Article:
Women and girls face more early and forced marriages as families seek dowry payments and try to reduce their food bill. Women may be forced into sex work to survive, and money shortages increase tensions within families, which can lead to violence. Though Malawi’s new Marriage Act increases the legal minimum age for marriage to 18, that’s not always what happens in practice.
What’s being done
When Lenason Ninyero found out that Daliyesi Mozhenti, a 14-year-old girl in his village, was about to be married to a 19-year-old man from a nearby town, he and his fathers’ group swung into action.
Lenason is a 34-year-old farmer from Dinyero village in Misamvu, Nsanje district in southern Malawi. He is also chairperson of Nyantchiri School Fathers’ Group. “As a ‘fathers’ group’ we work to protect and rescue vulnerable children, especially girls, from harmful cultural practices, including early or forced marriages.”
When the fathers’ group looked into Daliyesi’s case, they found that the parents of both the girl and the young man had arranged the marriage. When mediation failed to convince the parents to call the marriage off, the fathers’ group informed the police and child protection services. The marriage was cancelled, and the parents were fined two goats per family. Most importantly, Daliyesi has been able to stay in school, complete fifth grade and move on to sixth.
Forced marriage isn’t just the result of hunger; conflict zones have also created more child brides. According to Girls Not Brides, child marriage has increased since the start of the crisis, as parents hope that through marriage, their daughters will be cared for. For Syrian families, these negative coping mechanisms are all desperate responses to a desperate situation, done in the hope that they will ensure their daughter’s safety and financial security, and reduce the burden on the family.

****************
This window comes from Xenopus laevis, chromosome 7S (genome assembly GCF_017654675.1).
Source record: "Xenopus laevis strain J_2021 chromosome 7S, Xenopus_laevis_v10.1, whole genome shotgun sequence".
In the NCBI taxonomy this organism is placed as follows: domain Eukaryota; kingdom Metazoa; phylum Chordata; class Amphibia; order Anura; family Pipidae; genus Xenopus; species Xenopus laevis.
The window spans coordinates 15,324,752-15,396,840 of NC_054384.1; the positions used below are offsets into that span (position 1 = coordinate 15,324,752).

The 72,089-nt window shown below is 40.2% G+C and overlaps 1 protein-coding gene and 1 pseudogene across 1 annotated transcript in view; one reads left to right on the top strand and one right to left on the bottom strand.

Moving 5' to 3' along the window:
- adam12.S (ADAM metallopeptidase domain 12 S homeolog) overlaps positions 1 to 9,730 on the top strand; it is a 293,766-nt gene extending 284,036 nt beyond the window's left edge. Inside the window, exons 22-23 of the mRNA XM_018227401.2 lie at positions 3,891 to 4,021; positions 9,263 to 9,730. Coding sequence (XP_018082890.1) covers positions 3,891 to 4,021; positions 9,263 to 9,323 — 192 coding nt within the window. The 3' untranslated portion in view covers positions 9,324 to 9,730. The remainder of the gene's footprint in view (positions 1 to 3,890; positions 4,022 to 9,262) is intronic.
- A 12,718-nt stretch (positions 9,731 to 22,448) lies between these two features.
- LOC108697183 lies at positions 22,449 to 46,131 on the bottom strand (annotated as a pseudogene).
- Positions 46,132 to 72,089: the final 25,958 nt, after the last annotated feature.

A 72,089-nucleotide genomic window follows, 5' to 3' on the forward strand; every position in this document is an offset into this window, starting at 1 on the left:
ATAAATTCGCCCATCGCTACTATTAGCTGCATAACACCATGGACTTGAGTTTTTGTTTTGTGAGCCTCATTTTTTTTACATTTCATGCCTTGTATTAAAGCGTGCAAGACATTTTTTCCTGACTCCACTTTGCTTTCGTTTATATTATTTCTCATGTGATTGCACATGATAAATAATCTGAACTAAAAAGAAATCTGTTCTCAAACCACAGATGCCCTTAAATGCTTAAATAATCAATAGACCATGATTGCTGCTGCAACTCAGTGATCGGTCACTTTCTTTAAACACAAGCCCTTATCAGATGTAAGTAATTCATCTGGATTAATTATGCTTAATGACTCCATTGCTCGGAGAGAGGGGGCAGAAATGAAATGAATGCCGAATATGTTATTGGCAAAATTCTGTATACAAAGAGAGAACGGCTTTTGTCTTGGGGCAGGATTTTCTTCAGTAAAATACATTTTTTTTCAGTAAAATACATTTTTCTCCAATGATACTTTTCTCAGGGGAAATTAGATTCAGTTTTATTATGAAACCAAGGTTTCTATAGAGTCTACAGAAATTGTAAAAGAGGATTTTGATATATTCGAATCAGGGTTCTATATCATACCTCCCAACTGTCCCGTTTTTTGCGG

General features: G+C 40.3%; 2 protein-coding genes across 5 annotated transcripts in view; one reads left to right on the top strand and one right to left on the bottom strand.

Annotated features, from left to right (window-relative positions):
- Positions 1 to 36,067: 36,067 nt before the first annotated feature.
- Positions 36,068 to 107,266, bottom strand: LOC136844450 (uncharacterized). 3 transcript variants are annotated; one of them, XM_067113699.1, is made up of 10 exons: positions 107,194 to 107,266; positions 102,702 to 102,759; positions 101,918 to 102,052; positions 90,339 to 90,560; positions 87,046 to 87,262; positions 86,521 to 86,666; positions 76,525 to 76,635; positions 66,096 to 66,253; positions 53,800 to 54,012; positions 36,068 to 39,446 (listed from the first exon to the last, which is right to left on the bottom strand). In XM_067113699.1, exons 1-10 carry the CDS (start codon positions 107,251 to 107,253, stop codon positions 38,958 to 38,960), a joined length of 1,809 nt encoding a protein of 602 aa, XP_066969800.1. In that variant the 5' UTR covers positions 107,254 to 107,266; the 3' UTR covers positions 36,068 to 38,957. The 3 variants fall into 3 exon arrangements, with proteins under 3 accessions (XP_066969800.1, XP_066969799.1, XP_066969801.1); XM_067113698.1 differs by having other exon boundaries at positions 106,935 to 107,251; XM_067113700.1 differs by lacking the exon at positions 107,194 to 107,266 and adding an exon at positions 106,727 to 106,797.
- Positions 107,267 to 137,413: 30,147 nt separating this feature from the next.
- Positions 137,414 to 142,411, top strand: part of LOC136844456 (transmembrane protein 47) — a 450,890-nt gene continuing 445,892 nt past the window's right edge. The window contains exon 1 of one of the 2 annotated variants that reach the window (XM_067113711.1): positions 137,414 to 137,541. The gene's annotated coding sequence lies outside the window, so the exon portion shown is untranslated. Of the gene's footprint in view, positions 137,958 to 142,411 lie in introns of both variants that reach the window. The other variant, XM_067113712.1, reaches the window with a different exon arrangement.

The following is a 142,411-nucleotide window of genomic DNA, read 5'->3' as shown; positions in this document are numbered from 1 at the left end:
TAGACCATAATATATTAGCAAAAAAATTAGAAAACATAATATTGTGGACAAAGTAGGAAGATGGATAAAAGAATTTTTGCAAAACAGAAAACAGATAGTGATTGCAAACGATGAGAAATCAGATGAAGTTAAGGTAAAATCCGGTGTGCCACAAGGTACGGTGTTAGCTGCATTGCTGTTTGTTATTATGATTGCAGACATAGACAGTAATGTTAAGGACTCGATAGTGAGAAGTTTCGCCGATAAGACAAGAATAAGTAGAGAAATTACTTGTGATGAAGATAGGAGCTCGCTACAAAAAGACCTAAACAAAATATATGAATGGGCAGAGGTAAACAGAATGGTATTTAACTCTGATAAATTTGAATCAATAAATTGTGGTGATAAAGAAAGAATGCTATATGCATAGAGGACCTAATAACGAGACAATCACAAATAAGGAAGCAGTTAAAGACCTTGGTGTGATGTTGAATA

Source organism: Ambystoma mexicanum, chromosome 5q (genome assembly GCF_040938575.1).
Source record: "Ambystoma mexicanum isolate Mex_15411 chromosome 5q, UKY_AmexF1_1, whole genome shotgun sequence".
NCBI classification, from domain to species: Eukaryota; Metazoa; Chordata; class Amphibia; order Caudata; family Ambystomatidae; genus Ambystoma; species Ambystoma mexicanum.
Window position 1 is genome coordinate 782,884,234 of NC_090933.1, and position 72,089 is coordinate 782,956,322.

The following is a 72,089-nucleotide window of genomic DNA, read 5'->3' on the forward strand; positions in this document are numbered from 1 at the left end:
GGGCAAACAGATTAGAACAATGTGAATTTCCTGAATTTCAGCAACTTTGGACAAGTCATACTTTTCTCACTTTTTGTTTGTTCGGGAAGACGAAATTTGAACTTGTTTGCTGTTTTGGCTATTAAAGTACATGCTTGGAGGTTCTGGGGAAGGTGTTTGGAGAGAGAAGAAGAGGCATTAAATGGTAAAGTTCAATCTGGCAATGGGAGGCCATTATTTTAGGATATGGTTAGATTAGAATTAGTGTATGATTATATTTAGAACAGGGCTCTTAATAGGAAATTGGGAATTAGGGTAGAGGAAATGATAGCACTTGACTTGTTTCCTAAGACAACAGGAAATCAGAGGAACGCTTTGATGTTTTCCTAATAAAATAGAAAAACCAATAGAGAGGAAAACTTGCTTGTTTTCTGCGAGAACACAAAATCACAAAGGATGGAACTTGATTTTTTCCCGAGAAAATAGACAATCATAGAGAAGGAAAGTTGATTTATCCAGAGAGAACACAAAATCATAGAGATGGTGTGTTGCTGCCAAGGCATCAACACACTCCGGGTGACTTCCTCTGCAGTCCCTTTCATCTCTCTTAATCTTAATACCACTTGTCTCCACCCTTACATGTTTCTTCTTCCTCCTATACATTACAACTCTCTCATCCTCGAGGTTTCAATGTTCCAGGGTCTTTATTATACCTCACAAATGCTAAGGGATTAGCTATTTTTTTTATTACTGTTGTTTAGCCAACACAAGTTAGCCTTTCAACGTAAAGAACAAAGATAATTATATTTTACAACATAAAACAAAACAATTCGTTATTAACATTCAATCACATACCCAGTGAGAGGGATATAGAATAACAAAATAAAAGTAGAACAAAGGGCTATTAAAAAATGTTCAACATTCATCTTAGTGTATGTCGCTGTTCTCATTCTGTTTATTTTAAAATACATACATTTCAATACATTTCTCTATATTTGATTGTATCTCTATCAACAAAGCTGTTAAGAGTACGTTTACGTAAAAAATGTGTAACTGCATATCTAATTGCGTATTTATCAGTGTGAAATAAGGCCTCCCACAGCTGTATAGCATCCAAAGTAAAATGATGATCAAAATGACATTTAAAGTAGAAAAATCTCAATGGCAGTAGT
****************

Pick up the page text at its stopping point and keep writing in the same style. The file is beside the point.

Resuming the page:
Older women also face unique dangers in times of crisis, making everyday activities like going to the bathroom or collecting water potentially dangerous, due to the risk of rape or sexual abuse. According to the UN, the maternal mortality rate in conflict and post-conflict countries rises to 2.5 times higher than the average.
During displacement, women may experience not only sexual exploitation and abuse, but also gendered denial of access to basic services. On return, women face challenges that are conditioned by social roles, and their status as mothers, widows, property owners or survivors of violence. These risks are all compounded by intersecting inequalities and vulnerabilities.
What’s being done
Concern knows that because war affects women and children disproportionately, we have to focus on their needs. In countries that are hosting large numbers of refugees — such as Lebanon and Turkey — we provide refugee women with psycho-social support, address shelter needs, and build resources for communities to promote gender equality and reduce gender-based violence. In countries of conflict like South Sudan, we are distributing food and vouchers to families, treating malnourished children, building shelters, and providing clean water and latrines.